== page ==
Among the many unsung heroes are those brave Russians who have assembled to protest the war, among the hundreds who have been arrested is Yelena Osipova, a 77-year-old artist and activist, was marched away by a group of police while she protested against the war in St Petersburg.
International organizations including the UN General Assembly and the ICC have reacted swiftly. The EU is wrestling with how to respond to Ukrainian President Zelenskyy’s emotional appeal on Tuesday for Ukraine’s accession to the EU. Later in the day, the Parliament overwhelmingly approved a resolution in support of Ukraine that also called on the EU’s institutions to “work towards” giving the country the status of an official candidate for membership.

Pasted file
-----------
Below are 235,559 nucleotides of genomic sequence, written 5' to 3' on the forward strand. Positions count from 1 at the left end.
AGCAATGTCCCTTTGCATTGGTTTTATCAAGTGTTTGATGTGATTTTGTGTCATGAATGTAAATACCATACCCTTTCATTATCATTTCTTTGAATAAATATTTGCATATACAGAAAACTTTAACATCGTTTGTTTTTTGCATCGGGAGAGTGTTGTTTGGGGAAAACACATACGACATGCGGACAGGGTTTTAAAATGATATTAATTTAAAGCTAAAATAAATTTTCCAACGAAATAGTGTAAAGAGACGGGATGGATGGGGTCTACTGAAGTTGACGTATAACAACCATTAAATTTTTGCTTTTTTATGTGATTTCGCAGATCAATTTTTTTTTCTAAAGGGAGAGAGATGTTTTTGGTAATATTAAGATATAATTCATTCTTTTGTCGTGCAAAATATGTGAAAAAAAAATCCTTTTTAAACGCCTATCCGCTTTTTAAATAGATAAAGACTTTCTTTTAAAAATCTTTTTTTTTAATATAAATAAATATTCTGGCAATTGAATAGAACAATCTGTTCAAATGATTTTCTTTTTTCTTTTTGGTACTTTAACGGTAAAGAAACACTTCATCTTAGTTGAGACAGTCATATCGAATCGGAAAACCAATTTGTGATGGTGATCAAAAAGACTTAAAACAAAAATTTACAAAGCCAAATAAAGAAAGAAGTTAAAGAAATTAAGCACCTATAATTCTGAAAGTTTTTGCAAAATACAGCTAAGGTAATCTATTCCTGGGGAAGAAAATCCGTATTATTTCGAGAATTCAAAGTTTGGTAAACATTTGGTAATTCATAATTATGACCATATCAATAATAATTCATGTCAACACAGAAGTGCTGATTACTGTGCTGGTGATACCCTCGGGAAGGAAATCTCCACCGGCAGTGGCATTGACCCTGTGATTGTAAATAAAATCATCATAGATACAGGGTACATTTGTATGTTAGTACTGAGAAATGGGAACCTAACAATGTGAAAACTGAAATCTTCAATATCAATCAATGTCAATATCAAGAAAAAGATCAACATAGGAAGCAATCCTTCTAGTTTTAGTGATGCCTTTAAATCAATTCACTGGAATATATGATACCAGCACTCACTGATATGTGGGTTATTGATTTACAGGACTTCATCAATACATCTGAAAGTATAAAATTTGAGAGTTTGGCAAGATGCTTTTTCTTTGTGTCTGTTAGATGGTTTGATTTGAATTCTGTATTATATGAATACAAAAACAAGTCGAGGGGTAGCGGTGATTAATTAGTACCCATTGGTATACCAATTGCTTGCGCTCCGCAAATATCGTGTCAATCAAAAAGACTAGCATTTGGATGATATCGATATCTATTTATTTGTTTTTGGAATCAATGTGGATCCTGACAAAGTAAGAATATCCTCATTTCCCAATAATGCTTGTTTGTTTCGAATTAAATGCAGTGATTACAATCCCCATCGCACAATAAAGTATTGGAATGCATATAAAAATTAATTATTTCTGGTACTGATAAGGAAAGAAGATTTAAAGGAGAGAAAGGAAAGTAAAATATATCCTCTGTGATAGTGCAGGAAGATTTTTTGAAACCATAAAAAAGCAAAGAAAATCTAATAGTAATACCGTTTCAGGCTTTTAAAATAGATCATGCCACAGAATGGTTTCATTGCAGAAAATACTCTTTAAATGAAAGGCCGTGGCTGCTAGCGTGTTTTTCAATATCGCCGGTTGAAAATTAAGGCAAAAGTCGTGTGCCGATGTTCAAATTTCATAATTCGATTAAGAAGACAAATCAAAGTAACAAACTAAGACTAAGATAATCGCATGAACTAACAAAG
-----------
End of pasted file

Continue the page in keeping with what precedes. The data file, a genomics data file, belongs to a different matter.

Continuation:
We would also like to draw your attention to Bob Rae‘s eloquent statement to the UNGA

Gloria Calhoun sends a link to a one-page synopsis of the “memory wars” at play in Ukraine-Russia conflict., adding “that the author knows whereof he speaks about political control of national memory – he and his wife were run out of their academic positions in St. Petersburg (Smolny Institute) because he deviated from the officially sanctioned history of WWII. The international academic community was very supportive as they transitioned to appointments in US universities.”